I think the strong writing is a rock solid foundation for the film to be built on but THE BURBS excels and becomes a classic comedy because the entire ensemble cast is on board with it and nobody feels that they're above the material. Our heroes and protectors of the street are made better by great counterparts and the Klopeks are just that. Starting off with the youngest, Courtney Gains plays a mostly silent weirdo to a T while his older relatives, Henry Gibson plays the head of the household, a doctor at the local university who performs various experiments in the house. He's the one you have to look out for, adding an unnerving creepiness that the family didn't exactly need to be unnerving and creepy. The gem of the bunch though is Brother Theodore playing Reuben Klopek ("About a 9 on the old tension scale there, Rube!"). Reuben is the doctor's brother, and is a grumpy, grouchy old man scowling at the world and being generally miserable toward everyone. I love his performance. Add in a couple garbage men (Dick Miller and Robert Picardo) for a hilarious scene that sends garbage flying all over the cul-de-sac and we've rounded out almost the entire cast and they're all fantastic.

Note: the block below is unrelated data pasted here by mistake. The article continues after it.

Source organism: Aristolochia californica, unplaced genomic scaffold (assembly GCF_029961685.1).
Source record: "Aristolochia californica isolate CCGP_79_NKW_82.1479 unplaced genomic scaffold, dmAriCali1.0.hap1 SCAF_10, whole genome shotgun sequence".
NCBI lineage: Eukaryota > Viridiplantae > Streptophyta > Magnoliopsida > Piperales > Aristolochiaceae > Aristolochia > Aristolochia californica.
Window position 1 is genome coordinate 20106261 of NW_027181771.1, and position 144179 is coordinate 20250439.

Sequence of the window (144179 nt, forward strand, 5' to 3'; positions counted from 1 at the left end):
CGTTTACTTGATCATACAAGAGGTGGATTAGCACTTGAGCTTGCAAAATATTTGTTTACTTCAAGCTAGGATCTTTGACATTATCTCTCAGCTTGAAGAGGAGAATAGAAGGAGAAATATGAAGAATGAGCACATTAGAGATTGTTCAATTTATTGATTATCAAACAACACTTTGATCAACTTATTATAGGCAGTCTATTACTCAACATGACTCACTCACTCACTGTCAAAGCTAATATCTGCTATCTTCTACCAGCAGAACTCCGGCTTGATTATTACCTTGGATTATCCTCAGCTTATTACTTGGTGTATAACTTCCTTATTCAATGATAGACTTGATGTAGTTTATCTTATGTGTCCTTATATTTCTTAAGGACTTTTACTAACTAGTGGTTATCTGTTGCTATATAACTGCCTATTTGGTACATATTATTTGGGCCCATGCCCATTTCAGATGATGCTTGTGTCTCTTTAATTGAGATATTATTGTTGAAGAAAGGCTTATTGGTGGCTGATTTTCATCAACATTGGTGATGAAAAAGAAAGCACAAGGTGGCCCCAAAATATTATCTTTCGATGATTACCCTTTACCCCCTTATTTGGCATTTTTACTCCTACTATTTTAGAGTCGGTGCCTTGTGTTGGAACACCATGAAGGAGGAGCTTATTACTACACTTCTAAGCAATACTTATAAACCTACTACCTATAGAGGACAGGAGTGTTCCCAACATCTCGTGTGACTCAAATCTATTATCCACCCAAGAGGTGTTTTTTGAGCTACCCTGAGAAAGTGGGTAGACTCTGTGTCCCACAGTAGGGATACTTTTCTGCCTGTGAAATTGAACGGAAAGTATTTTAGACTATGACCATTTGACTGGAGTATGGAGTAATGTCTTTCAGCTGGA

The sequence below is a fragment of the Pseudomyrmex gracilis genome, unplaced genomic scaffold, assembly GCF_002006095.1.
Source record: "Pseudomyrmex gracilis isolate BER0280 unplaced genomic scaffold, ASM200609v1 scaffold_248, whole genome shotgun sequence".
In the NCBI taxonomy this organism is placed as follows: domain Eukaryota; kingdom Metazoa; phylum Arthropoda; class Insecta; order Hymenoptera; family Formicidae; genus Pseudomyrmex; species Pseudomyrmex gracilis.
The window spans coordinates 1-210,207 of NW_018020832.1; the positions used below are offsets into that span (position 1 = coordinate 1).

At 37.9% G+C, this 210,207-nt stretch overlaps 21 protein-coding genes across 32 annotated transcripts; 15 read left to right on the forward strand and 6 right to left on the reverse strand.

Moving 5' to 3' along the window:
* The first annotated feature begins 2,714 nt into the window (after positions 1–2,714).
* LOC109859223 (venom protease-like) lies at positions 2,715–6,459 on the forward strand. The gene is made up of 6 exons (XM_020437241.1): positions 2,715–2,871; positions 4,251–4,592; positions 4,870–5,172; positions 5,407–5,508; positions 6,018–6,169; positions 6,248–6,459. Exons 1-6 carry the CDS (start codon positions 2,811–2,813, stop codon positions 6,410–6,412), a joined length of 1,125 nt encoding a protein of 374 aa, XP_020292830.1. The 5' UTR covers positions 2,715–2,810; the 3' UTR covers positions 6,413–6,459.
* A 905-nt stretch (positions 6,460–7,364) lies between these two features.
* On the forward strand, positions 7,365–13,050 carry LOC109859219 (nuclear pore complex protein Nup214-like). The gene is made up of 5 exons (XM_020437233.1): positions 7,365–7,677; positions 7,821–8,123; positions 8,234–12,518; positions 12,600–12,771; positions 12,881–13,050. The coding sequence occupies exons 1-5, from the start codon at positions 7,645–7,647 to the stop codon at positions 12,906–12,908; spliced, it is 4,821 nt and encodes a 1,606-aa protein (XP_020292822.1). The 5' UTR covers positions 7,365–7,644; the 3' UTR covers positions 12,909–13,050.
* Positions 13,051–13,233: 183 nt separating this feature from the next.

Joe Dante uses some unexpected music cues throughout, including some Ennio Morricone western pieces that somehow fit perfectly, and even gives us some stylish directing with sweeping pans of the neighborhood in single takes that give a truly organic and realistic feel to the street. There's no fat to be trimmed in THE BURBS. The film is infinitely quotable and scene after scene replays in my head when I call up the memory. As it approaches its 30th anniversary it feels as fresh to me now as it did the first time I watched it in the mid-90s as it played on whatever TV station was airing it at the time and remains one of my favorite comedies of all time.
The Audio & Video
Shout Factory delivers THE BURBS to Blu-ray via a new 2K scan of the film's interpositive which looks good and is quite the upgrade over the previous Universal Blu-ray that used a dated master. The anamorphic widescreen transfer features colors that are mostly lush and vivid while remaining true to their real life nature. Detail is strong for the most part but at times becomes a bit softer and fine detail is lost. This is similar with the color in which the vivid nature fades a bit during grainer moments. This isn't the first special edition the film has received as Arrow Video released the film on Blu-ray in the UK back in 2014 with quite similar video results to my eye however their release was much grainier at times and didn't look quite as sharp throughout. Shout's disc may feature a bit of digital tinkering but it still features a natural look and one that is overall a more pleasing viewing experience to me.